Making a Release

Follow these steps to make a release of Apache Accumulo.

  1. Setup
  2. Triage Issues
  3. Create the candidate
  4. Vote
  5. Post release tasks


There are number of things that are required before attempting to build a release.

  1. Use gpg-agent, and be sure to increase the gpg-agent cache timeout (via .gnupg/gpg-agent.conf) to ensure that the agent doesn’t require re-authentication mid-build, as it will cause things to fail. For example, you can add default-cache-ttl 6000 to increase the timeout from the default of 10 minutes to over an hour. If you do not have a GPG key, reference the very thorough ASF release signing documentation.
  2. Ensure that you’re using the correct major release of Java (check javadoc too).
  3. Ensure that you’re building Apache Accumulo with a username that has the same name as your Apache ID (this is due to the maven-release-plugin and staging the release candidate).
  4. Have a clean workspace before starting.

Given all of this, it’s recommended that you only attempt making a release from a GNU/Linux machine.

Triage issues.

Before creating a release candidate, all open issues with a fix version of the release candidate should be triaged.

Create the candidate


  • ./assemble/ --create-release-candidate to make the release candidate
  • git tag $version $version-rcN to create an RC tag from the actual tag
  • git tag -d $version make sure you don’t accidentally push a “release” tag
  • git push origin $version-rcN push the RC tag
  • git checkout -b $version-rcN-branch save off the branch from the Maven release plugin
  • VOTE
  • If vote fails, fix the original branch and start over.
  • If vote passes, git merge $version-rcN-branch back into the original branch you released from.
  • git tag -s $version-rcN $version make a GPG-signed tag
  • git push origin $version push the signed tag.

Long-winded explanation

You should use the provided script assemble/ to create the release candidate. This script is desirable as it activates all necessary maven profiles in addition to verifying that certain preconditions are met, like RPM signing availability and the ability to sign files using GPG. The –test option can be used as a dry run for creating a release candidate. The –create-release-candidate option should be used to create the actual release candidate.

When invoking with the –create-release-candidate option, the majority of the work will be performed by the maven-release-plugin, invoking release:clean, release:prepare, and release:perform. These will guide you through choosing the correct versions. The default options provided should be what you choose. It is highly recommended that an ‘RC’ suffix is not appended to the release version the plugin prompts you for, as that will result in that version string being placed into the poms, which then would require voting to occur on artifacts that cannot be directly promoted. After the script finishes (this will likely take at least 15 minutes, even on recent hardware), your current branch will be on the “next” version that you provided to the release plugin.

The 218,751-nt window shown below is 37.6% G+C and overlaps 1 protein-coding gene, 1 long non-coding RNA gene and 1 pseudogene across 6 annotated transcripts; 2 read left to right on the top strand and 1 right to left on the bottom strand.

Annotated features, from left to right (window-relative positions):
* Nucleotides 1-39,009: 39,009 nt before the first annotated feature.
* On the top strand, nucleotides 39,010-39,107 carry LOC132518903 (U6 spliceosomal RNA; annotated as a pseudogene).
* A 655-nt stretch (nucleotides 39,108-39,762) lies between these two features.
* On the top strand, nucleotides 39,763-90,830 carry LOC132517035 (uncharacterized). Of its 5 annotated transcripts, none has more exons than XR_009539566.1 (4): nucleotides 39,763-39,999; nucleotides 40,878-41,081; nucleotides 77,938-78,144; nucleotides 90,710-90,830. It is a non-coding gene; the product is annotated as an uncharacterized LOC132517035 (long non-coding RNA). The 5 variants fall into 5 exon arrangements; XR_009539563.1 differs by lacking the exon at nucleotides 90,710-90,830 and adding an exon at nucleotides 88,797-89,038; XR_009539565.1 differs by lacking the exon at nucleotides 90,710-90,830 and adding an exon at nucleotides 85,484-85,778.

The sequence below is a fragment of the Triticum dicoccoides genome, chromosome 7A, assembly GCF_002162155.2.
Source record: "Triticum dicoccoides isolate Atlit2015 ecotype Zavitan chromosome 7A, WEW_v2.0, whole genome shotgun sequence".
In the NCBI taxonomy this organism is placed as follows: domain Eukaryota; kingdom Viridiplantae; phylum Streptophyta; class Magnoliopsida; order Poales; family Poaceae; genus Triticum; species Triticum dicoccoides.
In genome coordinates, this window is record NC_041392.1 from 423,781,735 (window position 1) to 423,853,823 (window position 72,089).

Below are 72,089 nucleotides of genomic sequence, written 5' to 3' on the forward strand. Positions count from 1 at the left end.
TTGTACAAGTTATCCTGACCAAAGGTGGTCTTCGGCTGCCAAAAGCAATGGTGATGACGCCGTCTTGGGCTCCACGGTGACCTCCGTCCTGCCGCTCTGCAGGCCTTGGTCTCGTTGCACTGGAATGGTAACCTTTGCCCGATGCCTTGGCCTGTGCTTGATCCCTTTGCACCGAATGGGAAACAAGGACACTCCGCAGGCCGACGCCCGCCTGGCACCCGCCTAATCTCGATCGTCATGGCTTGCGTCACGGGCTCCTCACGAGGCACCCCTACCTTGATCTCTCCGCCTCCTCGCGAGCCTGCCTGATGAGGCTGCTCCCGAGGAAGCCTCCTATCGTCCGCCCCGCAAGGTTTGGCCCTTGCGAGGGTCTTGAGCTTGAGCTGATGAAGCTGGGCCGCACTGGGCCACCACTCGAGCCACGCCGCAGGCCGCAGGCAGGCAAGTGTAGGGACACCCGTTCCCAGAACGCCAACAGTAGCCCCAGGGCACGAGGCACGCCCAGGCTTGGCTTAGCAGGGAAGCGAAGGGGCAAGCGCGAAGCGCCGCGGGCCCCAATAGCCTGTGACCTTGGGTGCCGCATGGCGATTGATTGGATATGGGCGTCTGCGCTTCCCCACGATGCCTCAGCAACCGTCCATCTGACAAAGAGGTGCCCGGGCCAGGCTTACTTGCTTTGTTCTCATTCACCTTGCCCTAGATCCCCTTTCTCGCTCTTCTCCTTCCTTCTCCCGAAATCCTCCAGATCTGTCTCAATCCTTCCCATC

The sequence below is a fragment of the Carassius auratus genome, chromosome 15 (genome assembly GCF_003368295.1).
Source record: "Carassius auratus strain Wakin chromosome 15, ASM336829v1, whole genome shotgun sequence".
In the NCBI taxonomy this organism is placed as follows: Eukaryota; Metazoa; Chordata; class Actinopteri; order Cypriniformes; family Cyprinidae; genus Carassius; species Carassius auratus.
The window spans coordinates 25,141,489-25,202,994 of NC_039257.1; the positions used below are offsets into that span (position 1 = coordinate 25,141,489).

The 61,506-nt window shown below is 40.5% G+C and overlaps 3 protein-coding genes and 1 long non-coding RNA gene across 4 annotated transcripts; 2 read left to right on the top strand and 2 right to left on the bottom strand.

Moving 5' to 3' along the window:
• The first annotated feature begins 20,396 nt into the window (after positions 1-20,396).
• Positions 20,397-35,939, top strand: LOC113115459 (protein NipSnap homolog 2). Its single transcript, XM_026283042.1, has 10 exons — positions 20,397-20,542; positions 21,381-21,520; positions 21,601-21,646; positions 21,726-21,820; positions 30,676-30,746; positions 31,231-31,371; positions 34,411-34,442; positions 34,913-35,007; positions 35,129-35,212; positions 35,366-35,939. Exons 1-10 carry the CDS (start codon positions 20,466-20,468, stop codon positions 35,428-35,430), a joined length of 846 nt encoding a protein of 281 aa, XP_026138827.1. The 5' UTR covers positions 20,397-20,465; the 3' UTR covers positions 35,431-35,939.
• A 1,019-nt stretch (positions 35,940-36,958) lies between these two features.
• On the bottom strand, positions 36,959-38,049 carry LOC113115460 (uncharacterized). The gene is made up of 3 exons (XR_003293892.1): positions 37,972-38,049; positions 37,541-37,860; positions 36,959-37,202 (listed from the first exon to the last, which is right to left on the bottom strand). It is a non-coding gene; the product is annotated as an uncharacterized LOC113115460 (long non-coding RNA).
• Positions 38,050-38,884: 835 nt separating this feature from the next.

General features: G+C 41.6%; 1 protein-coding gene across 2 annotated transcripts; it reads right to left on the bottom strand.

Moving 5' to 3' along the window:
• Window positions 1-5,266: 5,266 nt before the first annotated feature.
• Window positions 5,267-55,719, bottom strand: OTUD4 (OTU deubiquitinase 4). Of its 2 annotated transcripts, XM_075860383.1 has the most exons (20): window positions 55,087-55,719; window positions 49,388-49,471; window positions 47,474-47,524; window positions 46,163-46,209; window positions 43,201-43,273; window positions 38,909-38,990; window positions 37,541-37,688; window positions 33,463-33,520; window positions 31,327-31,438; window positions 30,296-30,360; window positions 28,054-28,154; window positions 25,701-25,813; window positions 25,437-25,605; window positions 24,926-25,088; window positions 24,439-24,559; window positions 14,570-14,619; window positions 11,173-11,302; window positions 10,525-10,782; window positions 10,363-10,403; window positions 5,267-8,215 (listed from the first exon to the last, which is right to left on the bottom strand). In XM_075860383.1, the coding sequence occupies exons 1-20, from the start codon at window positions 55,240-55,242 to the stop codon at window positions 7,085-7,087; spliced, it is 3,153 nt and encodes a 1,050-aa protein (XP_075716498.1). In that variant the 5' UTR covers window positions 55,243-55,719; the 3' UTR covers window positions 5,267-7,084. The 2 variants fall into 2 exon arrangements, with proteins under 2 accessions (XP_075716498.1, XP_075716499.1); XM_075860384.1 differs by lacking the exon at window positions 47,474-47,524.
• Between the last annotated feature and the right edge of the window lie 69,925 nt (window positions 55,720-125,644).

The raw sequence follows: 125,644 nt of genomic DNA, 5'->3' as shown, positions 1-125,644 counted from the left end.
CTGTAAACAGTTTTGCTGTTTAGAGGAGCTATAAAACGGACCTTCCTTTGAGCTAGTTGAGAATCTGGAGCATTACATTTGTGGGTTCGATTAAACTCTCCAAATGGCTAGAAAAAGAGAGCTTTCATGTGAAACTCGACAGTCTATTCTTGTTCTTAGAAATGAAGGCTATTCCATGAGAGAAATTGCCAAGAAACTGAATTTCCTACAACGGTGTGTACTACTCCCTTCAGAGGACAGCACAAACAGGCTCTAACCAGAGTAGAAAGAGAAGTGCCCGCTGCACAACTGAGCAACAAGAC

One unwanted side-effect of this approach is that after creating this branch, but before invoking release:perform, you must edit the to add the -rcN suffix to the value of scm.tag. Otherwise, the release plugin will complain that it cannot find the branch for the release. With a successful invocation of mvn release:perform, a staging repository will be made for you on the ASF Nexus server which you can log into with your ASF credentials.

After you log into Nexus, click on Staging Repositories in the Build Promotion toolbar on the left side of the screen. Assuming your build went according to plan, you should have a new staging repository made for you. At this point, you should inspect the artifacts that were staged to ensure that they are as you expect them to be. When you’re ready to present those artifacts for voting, you need to close that repository which will make it publicly available for other members to inspect.


At this point, you should have a closed repository that’s ready to vote on. Send a message to the dev list and get the ball rolling. Developers should test and verify the release candidate on their own. Accumulo has a guide for verifying releases.

Lazy consensus is not sufficient for a release; at least 3 +1 votes from PMC members are required. All checksums and signatures need to be verified before any voter can +1 it. Voting shall last 72 hours. Voters SHOULD include with their vote details on the tests from the testing section they have successfully run. If given, said details for each test MUST include: the number of worker nodes in the cluster, the operating system and version, the Hadoop version, and the Zookeeper version. For testing done on a version other than the release candidate that is deemed relevant, include the commit hash. All such gathered testing information will be included in the release notes.